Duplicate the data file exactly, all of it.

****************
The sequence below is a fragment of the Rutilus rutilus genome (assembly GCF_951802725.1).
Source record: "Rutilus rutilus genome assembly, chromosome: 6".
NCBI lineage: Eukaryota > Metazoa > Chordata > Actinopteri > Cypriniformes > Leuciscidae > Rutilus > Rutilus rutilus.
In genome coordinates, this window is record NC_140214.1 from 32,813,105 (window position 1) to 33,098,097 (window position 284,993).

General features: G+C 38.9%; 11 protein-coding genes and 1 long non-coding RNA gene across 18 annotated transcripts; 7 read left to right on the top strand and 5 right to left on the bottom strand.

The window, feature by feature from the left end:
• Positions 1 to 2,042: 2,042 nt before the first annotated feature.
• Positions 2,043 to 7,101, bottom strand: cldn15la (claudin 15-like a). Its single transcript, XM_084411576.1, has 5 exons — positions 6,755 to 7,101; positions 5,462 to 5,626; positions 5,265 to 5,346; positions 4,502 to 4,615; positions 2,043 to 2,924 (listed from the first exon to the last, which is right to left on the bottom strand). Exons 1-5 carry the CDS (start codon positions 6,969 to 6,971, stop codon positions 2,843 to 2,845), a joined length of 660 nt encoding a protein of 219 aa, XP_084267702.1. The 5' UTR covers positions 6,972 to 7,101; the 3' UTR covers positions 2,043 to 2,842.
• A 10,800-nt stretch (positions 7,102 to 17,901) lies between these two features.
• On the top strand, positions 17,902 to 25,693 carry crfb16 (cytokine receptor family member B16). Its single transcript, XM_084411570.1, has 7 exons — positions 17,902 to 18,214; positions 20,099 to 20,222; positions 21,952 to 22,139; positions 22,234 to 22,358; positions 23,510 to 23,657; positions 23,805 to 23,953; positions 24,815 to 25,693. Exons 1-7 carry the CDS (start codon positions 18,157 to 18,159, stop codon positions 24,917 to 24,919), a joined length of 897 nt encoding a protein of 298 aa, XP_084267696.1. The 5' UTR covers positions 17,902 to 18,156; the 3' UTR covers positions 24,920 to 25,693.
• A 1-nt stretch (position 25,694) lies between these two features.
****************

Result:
The sequence below is a fragment of the Rutilus rutilus genome (assembly GCF_951802725.1).
Source record: "Rutilus rutilus genome assembly, chromosome: 6".
NCBI lineage: Eukaryota > Metazoa > Chordata > Actinopteri > Cypriniformes > Leuciscidae > Rutilus > Rutilus rutilus.
In genome coordinates, this window is record NC_140214.1 from 32,813,105 (window position 1) to 33,098,097 (window position 284,993).

General features: G+C 38.9%; 11 protein-coding genes and 1 long non-coding RNA gene across 18 annotated transcripts; 7 read left to right on the top strand and 5 right to left on the bottom strand.

The window, feature by feature from the left end:
• Positions 1 to 2,042: 2,042 nt before the first annotated feature.
• Positions 2,043 to 7,101, bottom strand: cldn15la (claudin 15-like a). Its single transcript, XM_084411576.1, has 5 exons — positions 6,755 to 7,101; positions 5,462 to 5,626; positions 5,265 to 5,346; positions 4,502 to 4,615; positions 2,043 to 2,924 (listed from the first exon to the last, which is right to left on the bottom strand). Exons 1-5 carry the CDS (start codon positions 6,969 to 6,971, stop codon positions 2,843 to 2,845), a joined length of 660 nt encoding a protein of 219 aa, XP_084267702.1. The 5' UTR covers positions 6,972 to 7,101; the 3' UTR covers positions 2,043 to 2,842.
• A 10,800-nt stretch (positions 7,102 to 17,901) lies between these two features.
• On the top strand, positions 17,902 to 25,693 carry crfb16 (cytokine receptor family member B16). Its single transcript, XM_084411570.1, has 7 exons — positions 17,902 to 18,214; positions 20,099 to 20,222; positions 21,952 to 22,139; positions 22,234 to 22,358; positions 23,510 to 23,657; positions 23,805 to 23,953; positions 24,815 to 25,693. Exons 1-7 carry the CDS (start codon positions 18,157 to 18,159, stop codon positions 24,917 to 24,919), a joined length of 897 nt encoding a protein of 298 aa, XP_084267696.1. The 5' UTR covers positions 17,902 to 18,156; the 3' UTR covers positions 24,920 to 25,693.
• A 1-nt stretch (position 25,694) lies between these two features.